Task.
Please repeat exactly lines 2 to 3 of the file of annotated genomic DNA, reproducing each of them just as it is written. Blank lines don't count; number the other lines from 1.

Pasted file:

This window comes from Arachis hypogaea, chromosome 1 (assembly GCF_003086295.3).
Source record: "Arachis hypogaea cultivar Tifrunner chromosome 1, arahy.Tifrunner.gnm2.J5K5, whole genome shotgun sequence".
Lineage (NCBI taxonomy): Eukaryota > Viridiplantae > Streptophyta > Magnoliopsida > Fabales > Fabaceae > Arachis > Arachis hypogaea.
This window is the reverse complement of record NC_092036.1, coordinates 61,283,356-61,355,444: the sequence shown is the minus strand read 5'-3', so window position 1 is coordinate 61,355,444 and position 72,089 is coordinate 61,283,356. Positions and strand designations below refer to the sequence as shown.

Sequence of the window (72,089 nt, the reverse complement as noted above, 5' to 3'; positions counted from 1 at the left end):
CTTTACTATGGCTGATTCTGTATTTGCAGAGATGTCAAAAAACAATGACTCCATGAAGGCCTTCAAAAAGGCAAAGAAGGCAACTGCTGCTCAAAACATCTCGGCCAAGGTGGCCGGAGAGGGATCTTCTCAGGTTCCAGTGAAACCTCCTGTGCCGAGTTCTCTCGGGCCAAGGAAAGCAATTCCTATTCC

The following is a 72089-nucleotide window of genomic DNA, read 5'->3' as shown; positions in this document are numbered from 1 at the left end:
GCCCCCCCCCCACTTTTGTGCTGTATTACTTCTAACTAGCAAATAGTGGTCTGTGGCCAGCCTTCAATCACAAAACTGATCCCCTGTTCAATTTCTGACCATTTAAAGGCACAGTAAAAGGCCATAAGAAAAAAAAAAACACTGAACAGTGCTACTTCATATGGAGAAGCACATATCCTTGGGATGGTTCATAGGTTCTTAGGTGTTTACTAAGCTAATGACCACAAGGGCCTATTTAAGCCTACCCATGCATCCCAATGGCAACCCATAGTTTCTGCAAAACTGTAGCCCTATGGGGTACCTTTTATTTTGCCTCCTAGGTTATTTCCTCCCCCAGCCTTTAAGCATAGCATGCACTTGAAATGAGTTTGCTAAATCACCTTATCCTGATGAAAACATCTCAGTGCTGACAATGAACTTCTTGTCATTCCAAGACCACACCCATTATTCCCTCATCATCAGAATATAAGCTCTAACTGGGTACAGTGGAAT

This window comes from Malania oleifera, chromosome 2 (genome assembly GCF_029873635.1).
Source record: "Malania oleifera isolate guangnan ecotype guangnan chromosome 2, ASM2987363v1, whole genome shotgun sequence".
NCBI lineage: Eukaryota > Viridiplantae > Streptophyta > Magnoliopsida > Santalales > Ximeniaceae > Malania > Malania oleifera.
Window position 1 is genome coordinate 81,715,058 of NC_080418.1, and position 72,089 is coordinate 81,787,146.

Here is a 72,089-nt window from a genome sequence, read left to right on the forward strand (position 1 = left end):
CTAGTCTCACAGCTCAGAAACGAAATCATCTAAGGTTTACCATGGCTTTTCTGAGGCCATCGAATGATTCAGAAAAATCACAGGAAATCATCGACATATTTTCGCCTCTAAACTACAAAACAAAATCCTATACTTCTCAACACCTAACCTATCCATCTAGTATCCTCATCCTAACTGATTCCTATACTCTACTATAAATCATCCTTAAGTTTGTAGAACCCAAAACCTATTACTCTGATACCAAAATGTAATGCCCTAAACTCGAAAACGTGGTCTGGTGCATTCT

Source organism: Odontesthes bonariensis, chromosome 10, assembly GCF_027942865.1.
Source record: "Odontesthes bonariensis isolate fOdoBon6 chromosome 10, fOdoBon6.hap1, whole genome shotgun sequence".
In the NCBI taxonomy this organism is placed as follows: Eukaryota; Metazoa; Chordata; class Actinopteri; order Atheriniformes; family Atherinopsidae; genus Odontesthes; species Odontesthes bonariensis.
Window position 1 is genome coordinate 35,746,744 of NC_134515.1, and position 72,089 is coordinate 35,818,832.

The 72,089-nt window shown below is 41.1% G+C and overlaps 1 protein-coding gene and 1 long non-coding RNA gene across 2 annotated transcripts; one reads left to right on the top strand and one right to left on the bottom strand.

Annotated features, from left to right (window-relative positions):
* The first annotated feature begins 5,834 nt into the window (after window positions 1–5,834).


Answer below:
Source record: "Arachis hypogaea cultivar Tifrunner chromosome 1, arahy.Tifrunner.gnm2.J5K5, whole genome shotgun sequence".
Lineage (NCBI taxonomy): Eukaryota > Viridiplantae > Streptophyta > Magnoliopsida > Fabales > Fabaceae > Arachis > Arachis hypogaea.